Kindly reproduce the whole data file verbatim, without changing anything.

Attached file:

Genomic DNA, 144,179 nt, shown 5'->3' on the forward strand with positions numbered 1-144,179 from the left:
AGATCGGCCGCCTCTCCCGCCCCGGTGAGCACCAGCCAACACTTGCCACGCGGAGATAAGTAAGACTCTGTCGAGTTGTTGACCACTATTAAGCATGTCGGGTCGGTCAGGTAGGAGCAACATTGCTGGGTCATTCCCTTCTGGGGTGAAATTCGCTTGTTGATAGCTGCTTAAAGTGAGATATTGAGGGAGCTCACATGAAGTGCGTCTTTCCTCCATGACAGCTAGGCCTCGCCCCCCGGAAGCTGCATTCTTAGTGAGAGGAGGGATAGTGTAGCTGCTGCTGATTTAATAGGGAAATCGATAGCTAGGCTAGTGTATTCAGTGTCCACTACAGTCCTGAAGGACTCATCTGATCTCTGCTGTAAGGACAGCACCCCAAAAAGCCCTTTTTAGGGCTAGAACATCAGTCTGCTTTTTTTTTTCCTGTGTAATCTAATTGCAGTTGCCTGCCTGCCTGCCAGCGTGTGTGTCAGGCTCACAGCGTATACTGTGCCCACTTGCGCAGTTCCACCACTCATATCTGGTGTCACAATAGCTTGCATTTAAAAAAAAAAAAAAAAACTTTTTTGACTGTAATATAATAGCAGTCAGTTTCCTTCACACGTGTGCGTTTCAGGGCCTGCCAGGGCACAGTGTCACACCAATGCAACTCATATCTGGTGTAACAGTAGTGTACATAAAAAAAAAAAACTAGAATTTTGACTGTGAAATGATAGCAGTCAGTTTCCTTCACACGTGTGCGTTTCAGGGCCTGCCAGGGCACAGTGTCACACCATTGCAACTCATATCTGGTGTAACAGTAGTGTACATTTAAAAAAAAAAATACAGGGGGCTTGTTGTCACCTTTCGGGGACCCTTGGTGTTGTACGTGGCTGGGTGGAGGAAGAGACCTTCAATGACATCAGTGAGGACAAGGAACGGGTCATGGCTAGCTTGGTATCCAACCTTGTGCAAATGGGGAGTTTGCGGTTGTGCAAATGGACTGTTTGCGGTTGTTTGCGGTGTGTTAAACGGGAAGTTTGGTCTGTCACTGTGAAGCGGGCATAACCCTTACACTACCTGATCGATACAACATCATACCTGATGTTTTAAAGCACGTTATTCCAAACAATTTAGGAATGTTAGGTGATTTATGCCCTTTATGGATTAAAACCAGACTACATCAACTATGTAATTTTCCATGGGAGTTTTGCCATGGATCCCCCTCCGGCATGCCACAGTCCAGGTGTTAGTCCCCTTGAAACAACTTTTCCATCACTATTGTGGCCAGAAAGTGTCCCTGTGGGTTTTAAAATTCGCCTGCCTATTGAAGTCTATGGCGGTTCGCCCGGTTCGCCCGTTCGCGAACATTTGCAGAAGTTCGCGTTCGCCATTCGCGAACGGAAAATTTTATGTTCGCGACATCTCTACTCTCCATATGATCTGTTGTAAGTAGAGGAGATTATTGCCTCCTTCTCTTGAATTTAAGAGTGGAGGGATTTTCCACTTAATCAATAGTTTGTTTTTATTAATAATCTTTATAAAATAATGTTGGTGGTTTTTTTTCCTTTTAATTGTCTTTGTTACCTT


Genomic DNA, 144,179 nt, shown 5'->3' on the forward strand with positions numbered 1-144,179 from the left:
AGATCGGCCGCCTCTCCCGCCCCGGTGAGCACCAGCCAACACTTGCCACGCGGAGATAAGTAAGACTCTGTCGAGTTGTTGACCACTATTAAGCATGTCGGGTCGGTCAGGTAGGAGCAACATTGCTGGGTCATTCCCTTCTGGGGTGAAATTCGCTTGTTGATAGCTGCTTAAAGTGAGATATTGAGGGAGCTCACATGAAGTGCGTCTTTCCTCCATGACAGCTAGGCCTCGCCCCCCGGAAGCTGCATTCTTAGTGAGAGGAGGGATAGTGTAGCTGCTGCTGATTTAATAGGGAAATCGATAGCTAGGCTAGTGTATTCAGTGTCCACTACAGTCCTGAAGGACTCATCTGATCTCTGCTGTAAGGACAGCACCCCAAAAAGCCCTTTTTAGGGCTAGAACATCAGTCTGCTTTTTTTTTTCCTGTGTAATCTAATTGCAGTTGCCTGCCTGCCTGCCAGCGTGTGTGTCAGGCTCACAGCGTATACTGTGCCCACTTGCGCAGTTCCACCACTCATATCTGGTGTCACAATAGCTTGCATTTAAAAAAAAAAAAAAAAACTTTTTTGACTGTAATATAATAGCAGTCAGTTTCCTTCACACGTGTGCGTTTCAGGGCCTGCCAGGGCACAGTGTCACACCAATGCAACTCATATCTGGTGTAACAGTAGTGTACATAAAAAAAAAAAACTAGAATTTTGACTGTGAAATGATAGCAGTCAGTTTCCTTCACACGTGTGCGTTTCAGGGCCTGCCAGGGCACAGTGTCACACCATTGCAACTCATATCTGGTGTAACAGTAGTGTACATTTAAAAAAAAAAATACAGGGGGCTTGTTGTCACCTTTCGGGGACCCTTGGTGTTGTACGTGGCTGGGTGGAGGAAGAGACCTTCAATGACATCAGTGAGGACAAGGAACGGGTCATGGCTAGCTTGGTATCCAACCTTGTGCAAATGGGGAGTTTGCGGTTGTGCAAATGGACTGTTTGCGGTTGTTTGCGGTGTGTTAAACGGGAAGTTTGGTCTGTCACTGTGAAGCGGGCATAACCCTTACACTACCTGATCGATACAACATCATACCTGATGTTTTAAAGCACGTTATTCCAAACAATTTAGGAATGTTAGGTGATTTATGCCCTTTATGGATTAAAACCAGACTACATCAACTATGTAATTTTCCATGGGAGTTTTGCCATGGATCCCCCTCCGGCATGCCACAGTCCAGGTGTTAGTCCCCTTGAAACAACTTTTCCATCACTATTGTGGCCAGAAAGTGTCCCTGTGGGTTTTAAAATTCGCCTGCCTATTGAAGTCTATGGCGGTTCGCCCGGTTCGCCCGTTCGCGAACATTTGCAGAAGTTCGCGTTCGCCATTCGCGAACGGAAAATTTTATGTTCGCGACATCTCTACTCTCCATATGATCTGTTGTAAGTAGAGGAGATTATTGCCTCCTTCTCTTGAATTTAAGAGTGGAGGGATTTTCCACTTAATCAATAGTTTGTTTTTATTAATAATCTTTATAAAATAATGTTGGTGGTTTTTTTTCCTTTTAATTGTCTTTGTTACCTT